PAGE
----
State wants Gigabit Squared to return $2 million grant
BY SANDRA GUY Staff Reporter March 27, 2014 7:16PM
Updated: April 29, 2014 6:37AM
The state is fighting to take back $2 million in grant money it awarded a company that promised to install ultra-high speed Internet access throughout the South Side.
Gigabit Squared, a Cincinnati-based company that last May touted the high-speed project in nine South Side communities, “has lied repeatedly” about its intentions and may have spent only $250,000 of the grant money for legitimate purposes, said David Roeder, spokesman for the Illinois Department of Commerce and Economic Opportunity, which issued the grant.
On Oct. 16, 2012, Gov. Pat Quinn announced the $2 million in Illinois Jobs Now! capital funding as a seed investment to Gigabit Squared as part of a statewide competition to set up ultra-high speed broadband networks across Illinois.
The state agency has tried since January to get the money returned, Roeder told the Chicago Sun-Times on Thursday.
He said Gigabit Squared failed to give the state the information it needed to trace how the money was spent, and “we have no patience with this abuse of the public’s trust.”
The state sent a letter to Gigabit Squared on Thursday asking whether they want to seek an informal hearing on the dispute. The company has until April 10 to respond.
Gigabit Squared issued a statement Thursday, saying in part: “Gigabit Squared’s new leadership team has a proactive, open, and honest dialoague with the State of Illinois to move towards a positive resolution of the project. This has included access to the company, its records, leadership, and meeting every deadline provided as part of the State’s normal review process.
“We are particularly puzzled by the comments regarding our delaying the process which is contrary to both verbal and written comments from the State indicating its appreciation for our openness and cooperation during this process,” the statement said.
Gigabit Squared told the Sun-Times last May of its plans for a digital transformation of the South Side, with $150 million in projects that would have included a data center, a job training center and ultra-high speed Internet connections to bring Chicago’s fastest fiber and wireless broadband capacity to 100,000 residents and 11,000 schools, businesses, hospitals and clinics. The goal was to build more than 150 miles of underground fiber with a backbone that runs from Cermak Road on the north to 99th Street/Interstate 94 on the south, and from the Dan Ryan Expy. on the west to the lakeshore on the east.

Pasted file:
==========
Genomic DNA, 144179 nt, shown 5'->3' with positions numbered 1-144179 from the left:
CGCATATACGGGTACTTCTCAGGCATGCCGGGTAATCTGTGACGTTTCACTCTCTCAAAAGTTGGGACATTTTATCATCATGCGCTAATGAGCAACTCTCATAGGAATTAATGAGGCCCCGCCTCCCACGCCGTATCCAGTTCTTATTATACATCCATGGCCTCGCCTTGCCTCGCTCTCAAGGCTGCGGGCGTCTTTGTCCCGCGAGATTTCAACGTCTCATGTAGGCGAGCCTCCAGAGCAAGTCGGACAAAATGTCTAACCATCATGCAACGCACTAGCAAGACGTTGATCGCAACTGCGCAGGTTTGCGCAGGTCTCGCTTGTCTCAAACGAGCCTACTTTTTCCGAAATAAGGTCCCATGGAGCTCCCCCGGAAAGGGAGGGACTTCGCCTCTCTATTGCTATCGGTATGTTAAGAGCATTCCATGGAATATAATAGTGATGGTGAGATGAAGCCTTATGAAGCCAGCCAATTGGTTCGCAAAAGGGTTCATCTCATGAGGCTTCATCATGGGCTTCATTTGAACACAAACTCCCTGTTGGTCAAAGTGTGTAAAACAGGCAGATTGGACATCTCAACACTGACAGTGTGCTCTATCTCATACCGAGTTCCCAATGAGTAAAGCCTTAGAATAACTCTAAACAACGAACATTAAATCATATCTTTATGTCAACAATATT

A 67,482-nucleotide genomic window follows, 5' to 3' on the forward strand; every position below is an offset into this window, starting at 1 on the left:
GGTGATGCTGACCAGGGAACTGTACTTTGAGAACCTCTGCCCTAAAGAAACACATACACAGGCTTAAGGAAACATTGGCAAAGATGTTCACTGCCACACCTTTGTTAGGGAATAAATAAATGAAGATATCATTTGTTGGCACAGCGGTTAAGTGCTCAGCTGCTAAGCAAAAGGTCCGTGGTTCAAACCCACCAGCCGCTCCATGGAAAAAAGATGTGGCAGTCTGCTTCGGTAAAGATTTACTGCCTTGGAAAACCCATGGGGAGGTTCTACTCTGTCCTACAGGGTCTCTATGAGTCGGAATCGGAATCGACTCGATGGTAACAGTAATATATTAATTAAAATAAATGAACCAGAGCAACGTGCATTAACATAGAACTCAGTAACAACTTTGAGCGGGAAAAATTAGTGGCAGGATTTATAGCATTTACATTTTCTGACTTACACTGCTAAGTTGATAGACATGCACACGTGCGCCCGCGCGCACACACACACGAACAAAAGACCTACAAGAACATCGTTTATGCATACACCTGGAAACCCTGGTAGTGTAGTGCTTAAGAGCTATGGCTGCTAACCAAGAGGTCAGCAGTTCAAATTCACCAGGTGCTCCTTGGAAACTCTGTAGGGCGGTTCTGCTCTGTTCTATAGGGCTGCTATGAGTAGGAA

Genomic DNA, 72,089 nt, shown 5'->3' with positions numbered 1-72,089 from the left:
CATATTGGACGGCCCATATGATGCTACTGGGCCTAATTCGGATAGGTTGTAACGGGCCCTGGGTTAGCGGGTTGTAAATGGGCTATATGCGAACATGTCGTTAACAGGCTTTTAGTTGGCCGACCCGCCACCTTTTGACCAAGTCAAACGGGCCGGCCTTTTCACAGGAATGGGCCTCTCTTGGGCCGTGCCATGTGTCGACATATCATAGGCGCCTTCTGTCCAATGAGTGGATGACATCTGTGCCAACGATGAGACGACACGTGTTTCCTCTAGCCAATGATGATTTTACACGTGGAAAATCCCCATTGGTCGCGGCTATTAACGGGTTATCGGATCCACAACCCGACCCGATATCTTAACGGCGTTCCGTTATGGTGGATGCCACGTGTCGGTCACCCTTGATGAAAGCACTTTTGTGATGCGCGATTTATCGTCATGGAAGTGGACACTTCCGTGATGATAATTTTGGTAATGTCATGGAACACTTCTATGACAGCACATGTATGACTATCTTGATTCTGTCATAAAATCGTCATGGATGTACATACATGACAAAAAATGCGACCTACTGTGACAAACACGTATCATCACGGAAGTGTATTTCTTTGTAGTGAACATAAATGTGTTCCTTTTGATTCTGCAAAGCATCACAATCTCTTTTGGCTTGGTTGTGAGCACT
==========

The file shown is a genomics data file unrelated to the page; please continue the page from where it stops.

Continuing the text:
Chicago isn’t the first city where Gigabit Squared has stumbled. The company’s plan to provide high-speed broadband to underserved neighborhoods in Seattle went bust in January. GeekWire reported that Gigabit Squared left a $52,250 unpaid bill to the city of Seattle for uncompensated work that the city’s staff and engineers had done on the project.
Meanwhile, a South Side neighborhood group determined to get ultra-high speed Web access in Woodlawn has started work on a demonstration project aimed at starting up in late April.
The first phase of the project will cover an area in North Woodlawn bounded by 61st to 65th streets, and from King Drive to Cottage Grove, said Pierre A. Clark, the IT professional leading the effort.
The goal is to switch on the first phase by April 29, said Clark, who runs the Woodlawn Broadband Expansion Partnership and the Southside Broadband Expansion Collaborative spearheading the effort.
The second and third phases will move east across Cottage Grove to Stony Island and extend to 67th Street on the south. The second phase startup goal is June 1. No date has been set for the third phase.
Clark said the project has the backing of router giant Cisco Systems and its cloud networking group, formerly called Meraki, to provide the connectivity “plumbing” for an eventual communitywide network.
Two of the community group’s engineers with Key Link Technologies, a south suburban engineering design firm, have started testing the Cisco access points at the Blue 1647 innovation center at 1647 S. Blue Island Ave. in Pilsen. The team hopes to put the first access point and network operations center in a business incubator started by Sunshine Enterprises and slated to open this summer at 501 E. 61st St.
Other supporters of the project include Globetrotters Engineering Corp., headquartered in Chicago, which does network mapping, and the New America Foundation, whose open-source software is designed to enable community-based and locally governed technology solutions.
The ultimate goal is to showcase Woodlawn as the “proof of concept” community in expanding to a Wi-Fi and fiber-optic network covering nine communities — Douglas, Grand Boulevard, Greater Grand Crossing, Hyde Park, Kenwood, Oakland, South Shore, Washington Park and the rest of Woodlawn.
The project engineers hope to set up applications for telemedicine, online banking and financial literacy, and neighborhood safety and communications.
Clark said the community groups — not Gigabit Squared — started lobbying for the broadband access in 2011 and intends to see it completed.
“We have been transparent in what we’re doing, where we are doing it and when we are doing it,” Clark said, adding that the community groups welcome working with the state to see it through.